In Malaysia, the Chinese community celebrates the “Hungry Ghost” festival on the 14th or 15th day of the seventh month of the Chinese lunar calendar. Bernama pic

“ROBERT the younger died and was buried in the churchyard, but used to go forth from the grave at night and disturb and frighten the villages, and the village dogs would follow him, barking mightily.” M.R. James (Twelve Medieval Ghost Stories)

Do you believe in ghosts? Since ancient times, tales, myths and legends about ghosts have been told at firesides or on dark rainy nights.

The first ghost story was probably written by a Roman lawyer and author called Pliny the Younger. He said the ghost of an old man in chains was haunting a house.

In many cultures around the world, the return of the dead is celebrated in unique ways. In Malaysia, the Chinese community celebrates the “Hungry Ghost” festival on the 14th or 15th day of the seventh month of the Chinese lunar calendar. It is believed that during the seventh month, the gates of hell are opened and the dead are allowed to roam the world of the living.

People usually place food, joss paper, incense and candles for the spirits. Chinese opera and singing performances are conducted to entertain the spirits. The front row at these performances are reserved for the dead.

Similarly, the Mexicans celebrate the “Day of the Dead”. Colourful sugar skeletons are made to honour the spirits. Some Europeans celebrate and honour their dead on Nov 2 by decorating graves with flowers and candles. They also place chairs around fireplaces for the living and the departed.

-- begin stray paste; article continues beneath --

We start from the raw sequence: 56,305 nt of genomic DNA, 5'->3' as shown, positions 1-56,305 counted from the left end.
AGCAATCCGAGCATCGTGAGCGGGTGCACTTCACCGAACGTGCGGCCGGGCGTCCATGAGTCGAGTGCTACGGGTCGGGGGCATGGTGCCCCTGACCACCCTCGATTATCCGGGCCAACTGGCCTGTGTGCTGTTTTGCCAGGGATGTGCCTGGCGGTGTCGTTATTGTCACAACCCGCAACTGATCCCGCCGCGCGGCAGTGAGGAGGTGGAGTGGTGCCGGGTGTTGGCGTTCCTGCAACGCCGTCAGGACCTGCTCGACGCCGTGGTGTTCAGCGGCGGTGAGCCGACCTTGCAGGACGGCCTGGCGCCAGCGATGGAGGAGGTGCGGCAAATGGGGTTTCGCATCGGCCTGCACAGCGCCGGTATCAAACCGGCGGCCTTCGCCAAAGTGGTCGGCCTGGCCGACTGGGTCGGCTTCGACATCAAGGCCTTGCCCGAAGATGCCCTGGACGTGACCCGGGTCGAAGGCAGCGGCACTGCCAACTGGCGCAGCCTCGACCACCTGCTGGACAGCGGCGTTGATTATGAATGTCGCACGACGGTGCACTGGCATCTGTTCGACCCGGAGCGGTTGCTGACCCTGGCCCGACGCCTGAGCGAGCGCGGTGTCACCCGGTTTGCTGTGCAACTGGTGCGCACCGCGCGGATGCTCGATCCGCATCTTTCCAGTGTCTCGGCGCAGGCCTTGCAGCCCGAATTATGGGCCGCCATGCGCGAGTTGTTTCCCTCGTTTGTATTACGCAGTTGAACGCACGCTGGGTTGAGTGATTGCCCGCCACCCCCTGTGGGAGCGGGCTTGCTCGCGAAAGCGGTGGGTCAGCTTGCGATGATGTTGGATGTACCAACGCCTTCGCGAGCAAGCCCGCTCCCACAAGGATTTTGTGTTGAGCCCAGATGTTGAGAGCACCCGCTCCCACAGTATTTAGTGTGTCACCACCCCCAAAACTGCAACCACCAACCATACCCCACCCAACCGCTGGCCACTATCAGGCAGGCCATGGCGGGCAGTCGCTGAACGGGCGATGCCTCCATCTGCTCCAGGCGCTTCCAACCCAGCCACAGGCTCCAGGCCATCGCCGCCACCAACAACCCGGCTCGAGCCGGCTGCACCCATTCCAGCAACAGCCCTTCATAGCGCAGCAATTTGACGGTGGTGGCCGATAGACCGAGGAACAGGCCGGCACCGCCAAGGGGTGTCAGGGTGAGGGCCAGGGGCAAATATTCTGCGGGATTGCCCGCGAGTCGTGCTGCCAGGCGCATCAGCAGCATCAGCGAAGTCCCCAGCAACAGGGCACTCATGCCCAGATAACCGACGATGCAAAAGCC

In Japan, the festival to honour the dead is held for three days. The Japanese visit their ancestors’ graves and light fires to invite ghosts to the celebration. At the end of the festival, floating lanterns are placed in rivers or the sea as a guide for the ghosts to return to the realm of the dead. Hindus in India celebrate Pitru Paksha. Here, special food is prepared and offered to the souls of the ancestors.

Finally, Halloween day. This festival dates back 2,000 years to the Celts of Britain. To some extent, it may be related to Pitru Paksha. However, Halloween is celebrated on Oct 31. The Celts believed that the date marks the dawn of darkness. They lit bonfires to scare away the spirits as they feasted and danced around the fires. Carved pumpkins were used to protect oneself from ghosts. Today, the pumpkins are called “jack-o-lanterns”.

The story goes that the pumpkin is named after an Irish farmer called “Stingy Jack”. He was cursed by the devil to walk on this Earth for eternity, using a candle inside a scooped out pumpkin to find his way. In addition to that, “trick-or-treating”, a Halloween custom, has its origins with the beggars of the Middle Ages. They would knock on the doors of the rich on Halloween and ask for food. After receiving their food, they would pray that ghosts would not come to haunt the house of the people who provided them with food.

As time passed, it evolved into our modern version of children knocking on house doors, asking for a “trick or treat”.


George Town, Penang

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